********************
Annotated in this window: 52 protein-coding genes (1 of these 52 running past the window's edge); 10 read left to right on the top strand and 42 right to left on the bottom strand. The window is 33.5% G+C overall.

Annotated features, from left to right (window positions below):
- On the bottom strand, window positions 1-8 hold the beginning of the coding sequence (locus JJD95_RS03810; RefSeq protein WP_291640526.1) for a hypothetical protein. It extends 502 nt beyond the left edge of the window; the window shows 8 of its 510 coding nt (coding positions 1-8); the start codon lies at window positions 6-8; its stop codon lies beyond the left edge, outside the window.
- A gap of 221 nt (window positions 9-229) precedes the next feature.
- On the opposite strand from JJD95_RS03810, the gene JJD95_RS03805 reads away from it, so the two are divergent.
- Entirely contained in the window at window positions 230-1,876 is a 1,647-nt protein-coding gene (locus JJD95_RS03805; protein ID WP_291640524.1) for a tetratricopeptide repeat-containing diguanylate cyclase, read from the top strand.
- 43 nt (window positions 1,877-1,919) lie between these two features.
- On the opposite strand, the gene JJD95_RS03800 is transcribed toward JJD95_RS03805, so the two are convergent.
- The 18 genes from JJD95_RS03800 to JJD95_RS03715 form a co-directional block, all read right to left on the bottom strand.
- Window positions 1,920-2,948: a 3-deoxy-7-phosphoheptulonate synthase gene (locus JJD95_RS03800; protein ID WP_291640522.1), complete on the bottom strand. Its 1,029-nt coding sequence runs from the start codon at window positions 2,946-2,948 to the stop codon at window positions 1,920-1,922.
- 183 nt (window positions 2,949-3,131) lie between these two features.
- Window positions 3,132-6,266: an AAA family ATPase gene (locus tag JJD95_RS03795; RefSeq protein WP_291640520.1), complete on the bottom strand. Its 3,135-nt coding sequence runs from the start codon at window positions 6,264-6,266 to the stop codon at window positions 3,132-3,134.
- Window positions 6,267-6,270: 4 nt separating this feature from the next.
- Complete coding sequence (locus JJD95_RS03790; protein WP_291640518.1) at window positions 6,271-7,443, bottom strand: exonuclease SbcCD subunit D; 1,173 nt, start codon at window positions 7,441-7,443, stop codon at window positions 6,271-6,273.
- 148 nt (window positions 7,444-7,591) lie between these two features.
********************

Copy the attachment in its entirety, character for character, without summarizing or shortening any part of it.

Annotated in this window: 52 protein-coding genes (1 of these 52 running past the window's edge); 10 read left to right on the top strand and 42 right to left on the bottom strand. The window is 33.5% G+C overall.

Annotated features, from left to right (window positions below):
- On the bottom strand, window positions 1-8 hold the beginning of the coding sequence (locus JJD95_RS03810; RefSeq protein WP_291640526.1) for a hypothetical protein. It extends 502 nt beyond the left edge of the window; the window shows 8 of its 510 coding nt (coding positions 1-8); the start codon lies at window positions 6-8; its stop codon lies beyond the left edge, outside the window.
- A gap of 221 nt (window positions 9-229) precedes the next feature.
- On the opposite strand from JJD95_RS03810, the gene JJD95_RS03805 reads away from it, so the two are divergent.
- Entirely contained in the window at window positions 230-1,876 is a 1,647-nt protein-coding gene (locus JJD95_RS03805; protein ID WP_291640524.1) for a tetratricopeptide repeat-containing diguanylate cyclase, read from the top strand.
- 43 nt (window positions 1,877-1,919) lie between these two features.
- On the opposite strand, the gene JJD95_RS03800 is transcribed toward JJD95_RS03805, so the two are convergent.
- The 18 genes from JJD95_RS03800 to JJD95_RS03715 form a co-directional block, all read right to left on the bottom strand.
- Window positions 1,920-2,948: a 3-deoxy-7-phosphoheptulonate synthase gene (locus JJD95_RS03800; protein ID WP_291640522.1), complete on the bottom strand. Its 1,029-nt coding sequence runs from the start codon at window positions 2,946-2,948 to the stop codon at window positions 1,920-1,922.
- 183 nt (window positions 2,949-3,131) lie between these two features.
- Window positions 3,132-6,266: an AAA family ATPase gene (locus tag JJD95_RS03795; RefSeq protein WP_291640520.1), complete on the bottom strand. Its 3,135-nt coding sequence runs from the start codon at window positions 6,264-6,266 to the stop codon at window positions 3,132-3,134.
- Window positions 6,267-6,270: 4 nt separating this feature from the next.
- Complete coding sequence (locus JJD95_RS03790; protein WP_291640518.1) at window positions 6,271-7,443, bottom strand: exonuclease SbcCD subunit D; 1,173 nt, start codon at window positions 7,441-7,443, stop codon at window positions 6,271-6,273.
- 148 nt (window positions 7,444-7,591) lie between these two features.